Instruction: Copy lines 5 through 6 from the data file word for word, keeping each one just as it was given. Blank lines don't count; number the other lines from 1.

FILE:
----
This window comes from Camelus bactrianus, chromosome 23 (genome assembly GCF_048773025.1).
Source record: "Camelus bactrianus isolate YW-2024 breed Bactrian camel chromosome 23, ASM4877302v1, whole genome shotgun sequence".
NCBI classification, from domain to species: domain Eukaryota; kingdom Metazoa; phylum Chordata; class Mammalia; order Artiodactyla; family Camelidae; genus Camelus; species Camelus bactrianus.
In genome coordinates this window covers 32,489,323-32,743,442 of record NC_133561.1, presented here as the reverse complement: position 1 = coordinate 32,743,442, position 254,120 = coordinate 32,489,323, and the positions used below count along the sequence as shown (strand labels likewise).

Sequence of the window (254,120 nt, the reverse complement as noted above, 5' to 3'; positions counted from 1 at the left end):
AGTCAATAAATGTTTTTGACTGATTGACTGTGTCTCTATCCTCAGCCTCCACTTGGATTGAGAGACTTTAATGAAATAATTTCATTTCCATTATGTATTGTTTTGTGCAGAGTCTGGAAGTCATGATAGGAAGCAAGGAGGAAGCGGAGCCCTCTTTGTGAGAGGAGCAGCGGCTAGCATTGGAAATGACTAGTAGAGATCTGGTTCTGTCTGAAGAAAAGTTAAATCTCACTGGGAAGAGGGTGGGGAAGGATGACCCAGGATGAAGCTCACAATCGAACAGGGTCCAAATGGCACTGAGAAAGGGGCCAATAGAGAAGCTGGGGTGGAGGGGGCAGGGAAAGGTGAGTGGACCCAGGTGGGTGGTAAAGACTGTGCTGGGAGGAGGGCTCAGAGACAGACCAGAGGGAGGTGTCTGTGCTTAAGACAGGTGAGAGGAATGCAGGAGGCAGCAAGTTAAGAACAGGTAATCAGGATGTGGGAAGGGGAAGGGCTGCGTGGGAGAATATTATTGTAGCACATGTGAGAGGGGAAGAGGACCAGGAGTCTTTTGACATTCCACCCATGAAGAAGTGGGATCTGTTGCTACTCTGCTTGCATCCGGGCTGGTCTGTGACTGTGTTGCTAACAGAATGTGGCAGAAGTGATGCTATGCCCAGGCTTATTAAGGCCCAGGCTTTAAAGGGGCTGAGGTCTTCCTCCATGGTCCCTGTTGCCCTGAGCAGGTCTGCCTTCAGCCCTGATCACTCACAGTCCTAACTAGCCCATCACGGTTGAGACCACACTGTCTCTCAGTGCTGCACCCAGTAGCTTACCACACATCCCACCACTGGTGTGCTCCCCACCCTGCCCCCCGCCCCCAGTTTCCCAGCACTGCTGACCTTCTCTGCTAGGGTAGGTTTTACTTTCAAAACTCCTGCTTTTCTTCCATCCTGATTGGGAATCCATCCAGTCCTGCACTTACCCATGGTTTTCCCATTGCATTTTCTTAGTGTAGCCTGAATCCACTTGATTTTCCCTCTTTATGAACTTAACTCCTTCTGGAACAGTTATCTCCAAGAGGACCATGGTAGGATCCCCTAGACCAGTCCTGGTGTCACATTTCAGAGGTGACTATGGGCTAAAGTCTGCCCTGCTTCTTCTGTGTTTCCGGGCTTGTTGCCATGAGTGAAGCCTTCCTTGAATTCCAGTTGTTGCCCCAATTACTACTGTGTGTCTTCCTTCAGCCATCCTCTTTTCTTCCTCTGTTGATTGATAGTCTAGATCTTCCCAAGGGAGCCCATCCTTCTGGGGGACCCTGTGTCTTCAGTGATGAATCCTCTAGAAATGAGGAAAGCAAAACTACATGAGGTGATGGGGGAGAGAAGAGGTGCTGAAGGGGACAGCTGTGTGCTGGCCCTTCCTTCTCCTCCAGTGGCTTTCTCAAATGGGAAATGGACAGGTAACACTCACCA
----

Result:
Sequence of the window (254,120 nt, the reverse complement as noted above, 5' to 3'; positions counted from 1 at the left end):
AGTCAATAAATGTTTTTGACTGATTGACTGTGTCTCTATCCTCAGCCTCCACTTGGATTGAGAGACTTTAATGAAATAATTTCATTTCCATTATGTATTGTTTTGTGCAGAGTCTGGAAGTCATGATAGGAAGCAAGGAGGAAGCGGAGCCCTCTTTGTGAGAGGAGCAGCGGCTAGCATTGGAAATGACTAGTAGAGATCTGGTTCTGTCTGAAGAAAAGTTAAATCTCACTGGGAAGAGGGTGGGGAAGGATGACCCAGGATGAAGCTCACAATCGAACAGGGTCCAAATGGCACTGAGAAAGGGGCCAATAGAGAAGCTGGGGTGGAGGGGGCAGGGAAAGGTGAGTGGACCCAGGTGGGTGGTAAAGACTGTGCTGGGAGGAGGGCTCAGAGACAGACCAGAGGGAGGTGTCTGTGCTTAAGACAGGTGAGAGGAATGCAGGAGGCAGCAAGTTAAGAACAGGTAATCAGGATGTGGGAAGGGGAAGGGCTGCGTGGGAGAATATTATTGTAGCACATGTGAGAGGGGAAGAGGACCAGGAGTCTTTTGACATTCCACCCATGAAGAAGTGGGATCTGTTGCTACTCTGCTTGCATCCGGGCTGGTCTGTGACTGTGTTGCTAACAGAATGTGGCAGAAGTGATGCTATGCCCAGGCTTATTAAGGCCCAGGCTTTAAAGGGGCTGAGGTCTTCCTCCATGGTCCCTGTTGCCCTGAGCAGGTCTGCCTTCAGCCCTGATCACTCACAGTCCTAACTAGCCCATCACGGTTGAGACCACACTGTCTCTCAGTGCTGCACCCAGTAGCTTACCACACATCCCACCACTGGTGTGCTCCCCACCCTGCCCCCCGCCCCCAGTTTCCCAGCACTGCTGACCTTCTCTGCTAGGGTAGGTTTTACTTTCAAAACTCCTGCTTTTCTTCCATCCTGATTGGGAATCCATCCAGTCCTGCACTTACCCATGGTTTTCCCATTGCATTTTCTTAGTGTAGCCTGAATCCACTTGATTTTCCCTCTTTATGAACTTAACTCCTTCTGGAACAGTTATCTCCAAGAGGACCATGGTAGGATCCCCTAGACCAGTCCTGGTGTCACATTTCAGAGGTGACTATGGGCTAAAGTCTGCCCTGCTTCTTCTGTGTTTCCGGGCTTGTTGCCATGAGTGAAGCCTTCCTTGAATTCCAGTTGTTGCCCCAATTACTACTGTGTGTCTTCCTTCAGCCATCCTCTTTTCTTCCTCTGTTGATTGATAGTCTAGATCTTCCCAAGGGAGCCCATCCTTCTGGGGGACCCTGTGTCTTCAGTGATGAATCCTCTAGAAATGAGGAAAGCAAAACTACATGAGGTGATGGGGGAGAGAAGAGGTGCTGAAGGGGACAGCTGTGTGCTGGCCCTTCCTTCTCCTCCAGTGGCTTTCTCAAATGGGAAATGGACAGGTAACACTCACCA